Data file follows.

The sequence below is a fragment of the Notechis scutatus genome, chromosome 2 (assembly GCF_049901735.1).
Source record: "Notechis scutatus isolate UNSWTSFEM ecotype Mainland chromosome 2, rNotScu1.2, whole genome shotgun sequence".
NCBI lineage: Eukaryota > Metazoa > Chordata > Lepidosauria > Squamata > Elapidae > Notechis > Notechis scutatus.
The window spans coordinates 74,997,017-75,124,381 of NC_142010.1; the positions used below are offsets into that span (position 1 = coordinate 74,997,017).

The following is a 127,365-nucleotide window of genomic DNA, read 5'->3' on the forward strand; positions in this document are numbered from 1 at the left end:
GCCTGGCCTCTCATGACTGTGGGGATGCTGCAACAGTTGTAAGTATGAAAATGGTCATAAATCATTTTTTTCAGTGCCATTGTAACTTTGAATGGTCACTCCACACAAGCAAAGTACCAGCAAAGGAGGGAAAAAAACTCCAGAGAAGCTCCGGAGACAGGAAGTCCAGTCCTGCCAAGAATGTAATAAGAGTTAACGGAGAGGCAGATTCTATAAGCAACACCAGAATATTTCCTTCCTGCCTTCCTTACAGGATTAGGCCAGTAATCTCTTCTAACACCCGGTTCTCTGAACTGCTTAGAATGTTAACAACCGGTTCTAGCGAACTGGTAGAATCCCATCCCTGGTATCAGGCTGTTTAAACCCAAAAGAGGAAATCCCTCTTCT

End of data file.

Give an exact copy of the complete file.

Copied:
The sequence below is a fragment of the Notechis scutatus genome, chromosome 2 (assembly GCF_049901735.1).
Source record: "Notechis scutatus isolate UNSWTSFEM ecotype Mainland chromosome 2, rNotScu1.2, whole genome shotgun sequence".
NCBI lineage: Eukaryota > Metazoa > Chordata > Lepidosauria > Squamata > Elapidae > Notechis > Notechis scutatus.
The window spans coordinates 74,997,017-75,124,381 of NC_142010.1; the positions used below are offsets into that span (position 1 = coordinate 74,997,017).

The following is a 127,365-nucleotide window of genomic DNA, read 5'->3' on the forward strand; positions in this document are numbered from 1 at the left end:
GCCTGGCCTCTCATGACTGTGGGGATGCTGCAACAGTTGTAAGTATGAAAATGGTCATAAATCATTTTTTTCAGTGCCATTGTAACTTTGAATGGTCACTCCACACAAGCAAAGTACCAGCAAAGGAGGGAAAAAAACTCCAGAGAAGCTCCGGAGACAGGAAGTCCAGTCCTGCCAAGAATGTAATAAGAGTTAACGGAGAGGCAGATTCTATAAGCAACACCAGAATATTTCCTTCCTGCCTTCCTTACAGGATTAGGCCAGTAATCTCTTCTAACACCCGGTTCTCTGAACTGCTTAGAATGTTAACAACCGGTTCTAGCGAACTGGTAGAATCCCATCCCTGGTATCAGGCTGTTTAAACCCAAAAGAGGAAATCCCTCTTCT